Commenced in January 2007
Frequency: Monthly
Edition: International
Paper Count: 16

Dyes Related Abstracts

16 Effect of Microwave Radiations on Natural Dyes’ Application on Cotton

Authors: Abdul Hafeez, Rafia Asghar

Abstract:

The current research was related with natural dyes’ extraction from the powder of Neem (Azadirachta indica) bark and studied characterization of this dye under microwave radiation’s influence. Both cotton fabric and dyeing powder were exposed to microwave rays for different time intervals (2minutes, 4 minutes, 6 minutes, 8 minutes and 10 minutes) using conventional oven. Aqueous, 60% Methanol and Ethyl Acetate solubilized extracts obtained from Neem (Azadirachta indica) bark were also exposed to different time intervals (2minutes, 4 minutes, 6 minutes, 8 minutes and 10 minutes) of microwave rays exposure. Pre, meta and post mordanting with Alum (2%, 4%, 6%, 8%, and 10%) was done to improve color strength of the extracted dye. Exposure of Neem (Azadirachta indica) bark extract and cotton to microwave rays enhanced the extraction process and dyeing process by reducing extraction time, dyeing time and dyeing temperature. Microwave rays treatment had a very strong influence on color fastness and color strength properties of cotton that was dyes using Neem (Azadirachta indica) bark for 30 minutes and dyeing cotton with that Neem bark extract for 75 minutes at 30°C. Among pre, meta and post mordanting, results indicated that 5% concentration of Alum in meta mordanting exhibited maximum color strength.

Keywords: Dyes, natural dyeing, ecofriendly dyes, microwave treatment

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15 Preparation of New Organoclays and Applications for Adsorption of Telon Dyes in Aqueous Solutions

Authors: Benamar Makhoukhi

Abstract:

Clay ion-exchange using bismidazolium salts (MBIM) could provide organophilic clays materials that allow effective retention of polluting dyes. The present investigations deal with bentonite (Bt) modification using (ortho, meta and para) bisimidazolium cations and attempts to remove a synthetic textile dyes, such as (Telon-Orange, Telon-Red and Telon-Blue) by adsorption, from aqueous solutions. The surface modification of MBIM–Bt was examined using infrared spectroscopy (FTIR), X-ray diffraction (XRD) and thermogravimetric analysis (TGA). Adsorption tests applied to Telon dyes revealed a significant increase of the maximum adsorption capacity from ca. 21-28 to 88-108 mg.g-1 after intercalation. The highest adsorption level was noticed for Telon-Orange dye on the p-MBIM–Bt, presumably due higher interlayer space and better diffusion. The pseudo-first order rate equation was able to provide the best description of adsorption kinetics data for all three dyestuffs. The Langmuir and Freundlich adsorption models were applied to describe the equilibrium isotherms and the isotherm constants were also determined. The results show that MBIM–Bt could be employed as low-cost material for the removal of Telon dyes from effluents.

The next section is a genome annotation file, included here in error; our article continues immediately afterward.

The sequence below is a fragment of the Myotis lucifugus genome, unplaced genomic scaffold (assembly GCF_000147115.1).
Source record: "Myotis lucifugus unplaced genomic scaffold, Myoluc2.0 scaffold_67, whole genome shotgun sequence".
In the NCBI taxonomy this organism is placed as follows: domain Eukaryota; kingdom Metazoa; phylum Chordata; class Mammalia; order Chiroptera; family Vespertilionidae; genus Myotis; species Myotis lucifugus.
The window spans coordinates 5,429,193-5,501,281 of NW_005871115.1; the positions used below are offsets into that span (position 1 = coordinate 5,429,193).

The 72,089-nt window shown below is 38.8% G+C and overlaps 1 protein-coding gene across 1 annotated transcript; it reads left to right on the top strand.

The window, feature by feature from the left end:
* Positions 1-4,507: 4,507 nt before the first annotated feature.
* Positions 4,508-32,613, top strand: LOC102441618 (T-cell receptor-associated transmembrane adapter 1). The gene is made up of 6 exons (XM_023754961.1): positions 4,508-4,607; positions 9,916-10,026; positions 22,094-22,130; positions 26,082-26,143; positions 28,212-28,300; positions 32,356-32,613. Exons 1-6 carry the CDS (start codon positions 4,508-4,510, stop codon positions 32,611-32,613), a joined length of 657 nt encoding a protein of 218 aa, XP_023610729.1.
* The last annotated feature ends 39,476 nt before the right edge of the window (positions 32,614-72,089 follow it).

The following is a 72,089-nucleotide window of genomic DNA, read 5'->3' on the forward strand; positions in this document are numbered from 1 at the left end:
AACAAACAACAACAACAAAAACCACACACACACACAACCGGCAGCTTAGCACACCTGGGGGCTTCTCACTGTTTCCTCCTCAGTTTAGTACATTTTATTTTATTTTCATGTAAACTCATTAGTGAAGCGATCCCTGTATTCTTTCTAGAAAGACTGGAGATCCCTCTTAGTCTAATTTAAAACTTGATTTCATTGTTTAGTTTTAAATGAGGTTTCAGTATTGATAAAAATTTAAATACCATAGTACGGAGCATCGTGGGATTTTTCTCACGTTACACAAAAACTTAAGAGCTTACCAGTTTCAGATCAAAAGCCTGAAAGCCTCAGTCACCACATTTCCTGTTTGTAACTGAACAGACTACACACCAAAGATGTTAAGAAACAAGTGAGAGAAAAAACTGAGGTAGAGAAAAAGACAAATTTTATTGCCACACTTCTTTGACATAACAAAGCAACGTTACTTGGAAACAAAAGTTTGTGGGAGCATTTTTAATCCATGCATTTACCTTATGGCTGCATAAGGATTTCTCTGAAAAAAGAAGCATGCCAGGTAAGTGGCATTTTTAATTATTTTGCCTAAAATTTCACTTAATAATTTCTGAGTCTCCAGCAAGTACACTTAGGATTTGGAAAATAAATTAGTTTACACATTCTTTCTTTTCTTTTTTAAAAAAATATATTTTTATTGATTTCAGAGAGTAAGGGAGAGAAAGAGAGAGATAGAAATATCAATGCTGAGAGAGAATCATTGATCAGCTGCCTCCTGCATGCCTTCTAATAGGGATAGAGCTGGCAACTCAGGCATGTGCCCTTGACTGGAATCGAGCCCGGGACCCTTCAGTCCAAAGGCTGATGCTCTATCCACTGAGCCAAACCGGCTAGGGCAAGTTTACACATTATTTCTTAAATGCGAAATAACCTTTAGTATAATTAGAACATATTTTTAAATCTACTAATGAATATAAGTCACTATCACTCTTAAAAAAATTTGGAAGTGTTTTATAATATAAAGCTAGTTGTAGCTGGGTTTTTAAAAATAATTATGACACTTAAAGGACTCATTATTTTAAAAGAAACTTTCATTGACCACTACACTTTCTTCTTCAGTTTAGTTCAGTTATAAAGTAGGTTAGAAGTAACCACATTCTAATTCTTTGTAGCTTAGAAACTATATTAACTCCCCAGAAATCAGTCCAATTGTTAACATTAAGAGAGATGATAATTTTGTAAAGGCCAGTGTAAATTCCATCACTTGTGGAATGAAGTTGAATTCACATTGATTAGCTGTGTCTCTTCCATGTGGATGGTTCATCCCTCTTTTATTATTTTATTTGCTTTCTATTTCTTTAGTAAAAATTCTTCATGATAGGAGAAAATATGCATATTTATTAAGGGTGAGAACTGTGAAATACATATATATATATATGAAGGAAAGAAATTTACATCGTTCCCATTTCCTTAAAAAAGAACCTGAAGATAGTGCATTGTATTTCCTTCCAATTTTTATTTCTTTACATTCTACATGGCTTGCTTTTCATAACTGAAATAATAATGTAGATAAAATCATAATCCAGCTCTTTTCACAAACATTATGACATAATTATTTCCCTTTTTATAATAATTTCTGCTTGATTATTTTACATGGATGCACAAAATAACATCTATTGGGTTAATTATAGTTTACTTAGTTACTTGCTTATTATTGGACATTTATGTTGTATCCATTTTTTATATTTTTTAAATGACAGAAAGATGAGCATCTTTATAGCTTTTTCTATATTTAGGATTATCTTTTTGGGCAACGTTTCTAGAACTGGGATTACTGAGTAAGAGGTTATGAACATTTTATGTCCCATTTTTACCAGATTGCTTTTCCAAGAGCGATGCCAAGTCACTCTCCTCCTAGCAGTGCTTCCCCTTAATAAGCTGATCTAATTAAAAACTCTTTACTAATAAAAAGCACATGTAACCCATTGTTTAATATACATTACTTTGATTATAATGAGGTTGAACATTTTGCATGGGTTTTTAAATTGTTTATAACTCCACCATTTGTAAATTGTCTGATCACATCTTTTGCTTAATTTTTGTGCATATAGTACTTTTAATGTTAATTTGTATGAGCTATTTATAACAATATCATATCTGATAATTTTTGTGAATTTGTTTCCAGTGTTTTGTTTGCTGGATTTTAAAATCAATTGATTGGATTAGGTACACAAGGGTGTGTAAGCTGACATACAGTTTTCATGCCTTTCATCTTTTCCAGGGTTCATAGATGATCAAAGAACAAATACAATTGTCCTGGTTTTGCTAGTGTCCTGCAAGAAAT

Keywords: Adsorption, Dyes, bentonite, organoclay, isotherms, Bisimidazolium

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14 Effects of Spent Dyebath Recycling on Pollution and Cost of Production in a Cotton Textile Industry

Authors: Sanjay Sharma, Dinesh Kumar Sharma

Abstract:

Textile manufacturing industry uses a substantial amount of chemicals not only in the production processes but also in manufacturing the raw materials. Dyes are the most significant raw material which provides colour to the fabric and yarn. Dyes are produced by using a large amount of chemicals both organic and inorganic in nature. Dyes are further classified as Reactive or Vat Dyes which are mostly used in cotton textiles. In the process of application of dyes to the cotton fiber, yarn or fabric, several auxiliary chemicals are also used in the solution called dyebath to improve the absorption of dyes. There is a very little absorption of dyes and auxiliary chemicals and a residual amount of all these substances is released as the spent dye bath effluent. Because of the wide variety of chemicals used in cotton textile dyes, there is always a risk of harmful effects which may not be apparent immediately but may have an irreversible impact in the long term. Colour imparted by the dyes to the water also has an adverse effect on its public acceptability and the potability. This study has been conducted with an objective to assess the feasibility of reuse of the spent dye bath. Studies have been conducted in two independent industries manufacturing dyed cotton yarn and dyed cotton fabric respectively. These have been referred as Unit-I and Unit-II. The studies included assessment of reduction in pollution levels and the economic benefits of such reuse. The study conclusively establishes that the reuse of spent dyebath results in prevention of pollution, reduction in pollution loads and cost of effluent treatment & production. This pollution prevention technique presents a good preposition for pollution prevention in cotton textile industry.